The Fresh Loaf

News & Information for Amateur Bakers and Artisan Bread Enthusiasts

Frisbee bread

dovder's picture

Frisbee bread

Hi there

I've been baking bread for 3 or 4 years. I recently bought a nice banneton, but despite my enthusiasm I keep finding that things fall flat - literally. I turf the proved dough out of the banneton and it just spreads out into a puddle. It doesn't seem to rise much either, so I end up with frisbee bread - most frustrating.

I think this is probably mainly to do with shaping. Shaping is like some kind of inner mystery of yoga to me; I have no idea what it is I'm trying to actually get to. I just fold the bread over itself a few times until I get frustrated with it sticking to my fingers, then I stick it in the banneton.

I guess I'm looking for a mixture of moral support, suggestions of tips and maybe some advice on shaping technique. But I'm not really sure. Fire away!


Danni3ll3's picture

You might be working with dough that is too high a hydration for your amount of skill. Don't worry, I am not there yet either so I cut back on the amount of water I use. Less water makes the dough so much easier to handle. That's the one thing in a bread recipe that you can manipulate and not mess up the recipe unless you add way too much or way too little water.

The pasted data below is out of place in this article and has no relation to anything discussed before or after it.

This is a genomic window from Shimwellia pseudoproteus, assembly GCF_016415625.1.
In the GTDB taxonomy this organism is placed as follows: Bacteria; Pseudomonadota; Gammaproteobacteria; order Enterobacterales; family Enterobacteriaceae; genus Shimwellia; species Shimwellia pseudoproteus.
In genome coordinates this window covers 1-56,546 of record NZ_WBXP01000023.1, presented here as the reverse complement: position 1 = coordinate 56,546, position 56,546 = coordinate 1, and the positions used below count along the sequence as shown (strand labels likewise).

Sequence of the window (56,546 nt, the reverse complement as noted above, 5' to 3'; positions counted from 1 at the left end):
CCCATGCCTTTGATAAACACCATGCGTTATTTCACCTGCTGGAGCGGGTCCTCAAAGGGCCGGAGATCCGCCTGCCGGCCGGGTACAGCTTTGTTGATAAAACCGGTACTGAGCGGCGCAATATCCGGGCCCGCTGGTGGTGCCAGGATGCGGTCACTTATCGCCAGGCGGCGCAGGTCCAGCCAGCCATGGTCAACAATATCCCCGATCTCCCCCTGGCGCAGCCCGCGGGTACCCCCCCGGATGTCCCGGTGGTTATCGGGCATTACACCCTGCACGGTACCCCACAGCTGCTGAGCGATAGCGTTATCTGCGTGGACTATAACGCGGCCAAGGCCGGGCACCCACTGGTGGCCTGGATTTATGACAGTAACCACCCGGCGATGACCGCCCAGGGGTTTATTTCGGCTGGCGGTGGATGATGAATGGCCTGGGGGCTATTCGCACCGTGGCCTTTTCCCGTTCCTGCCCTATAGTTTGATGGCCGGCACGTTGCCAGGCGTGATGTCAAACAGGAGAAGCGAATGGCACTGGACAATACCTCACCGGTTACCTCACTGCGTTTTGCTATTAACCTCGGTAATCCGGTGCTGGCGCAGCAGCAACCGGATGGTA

Then have a look at shaping videos on Youtube. There are a ton out there. You might want to try the letter fold method which is fold one side over one third of the dough, the next side over that and then do the same top and bottom. The cinching method which is the one I have been using lately is stretch one side and fold it over the middle, stretch the other side and fold that over the first side (very similar to the letter fold method), then take the top and roll it towards you and press the edge down gently into the middle of the dough. Finish rolling the dough towards you until the seam is underneath. 

Hope this helps.

gerryp123's picture

One of the most important aspect of shaping is to build a tight outer layer "skin".  Do this by dragging the almost-formed dough across a nearly dry counter to develop tension as you shape it.  This skin helps to keep the shape intact prior to baking and traps gas and steam within the loaf to give it lift during the bake.

dovder's picture

I will try both of these things. I have a horrible feeling that dough shaping is just one of those things that is very cruel to beginners.